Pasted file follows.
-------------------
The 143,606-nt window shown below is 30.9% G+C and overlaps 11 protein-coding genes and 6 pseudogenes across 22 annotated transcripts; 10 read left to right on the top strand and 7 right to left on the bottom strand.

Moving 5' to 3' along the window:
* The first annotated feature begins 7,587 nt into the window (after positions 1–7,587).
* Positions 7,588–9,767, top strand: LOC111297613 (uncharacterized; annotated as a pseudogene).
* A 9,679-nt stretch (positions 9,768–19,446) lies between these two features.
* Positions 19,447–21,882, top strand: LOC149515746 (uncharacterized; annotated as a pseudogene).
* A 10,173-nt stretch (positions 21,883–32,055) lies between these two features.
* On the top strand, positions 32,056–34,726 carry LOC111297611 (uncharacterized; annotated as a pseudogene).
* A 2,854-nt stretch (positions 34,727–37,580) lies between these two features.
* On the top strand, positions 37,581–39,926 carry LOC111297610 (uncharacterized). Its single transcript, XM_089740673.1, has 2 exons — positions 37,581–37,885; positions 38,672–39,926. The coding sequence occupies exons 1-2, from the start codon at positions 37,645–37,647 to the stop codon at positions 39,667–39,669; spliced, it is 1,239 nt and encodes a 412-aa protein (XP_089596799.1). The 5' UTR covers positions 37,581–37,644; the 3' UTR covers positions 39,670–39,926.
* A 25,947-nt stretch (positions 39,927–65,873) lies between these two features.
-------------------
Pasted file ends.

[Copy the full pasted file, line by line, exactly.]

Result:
The 143,606-nt window shown below is 30.9% G+C and overlaps 11 protein-coding genes and 6 pseudogenes across 22 annotated transcripts; 10 read left to right on the top strand and 7 right to left on the bottom strand.

Moving 5' to 3' along the window:
* The first annotated feature begins 7,587 nt into the window (after positions 1–7,587).
* Positions 7,588–9,767, top strand: LOC111297613 (uncharacterized; annotated as a pseudogene).
* A 9,679-nt stretch (positions 9,768–19,446) lies between these two features.
* Positions 19,447–21,882, top strand: LOC149515746 (uncharacterized; annotated as a pseudogene).
* A 10,173-nt stretch (positions 21,883–32,055) lies between these two features.
* On the top strand, positions 32,056–34,726 carry LOC111297611 (uncharacterized; annotated as a pseudogene).
* A 2,854-nt stretch (positions 34,727–37,580) lies between these two features.
* On the top strand, positions 37,581–39,926 carry LOC111297610 (uncharacterized). Its single transcript, XM_089740673.1, has 2 exons — positions 37,581–37,885; positions 38,672–39,926. The coding sequence occupies exons 1-2, from the start codon at positions 37,645–37,647 to the stop codon at positions 39,667–39,669; spliced, it is 1,239 nt and encodes a 412-aa protein (XP_089596799.1). The 5' UTR covers positions 37,581–37,644; the 3' UTR covers positions 39,670–39,926.
* A 25,947-nt stretch (positions 39,927–65,873) lies between these two features.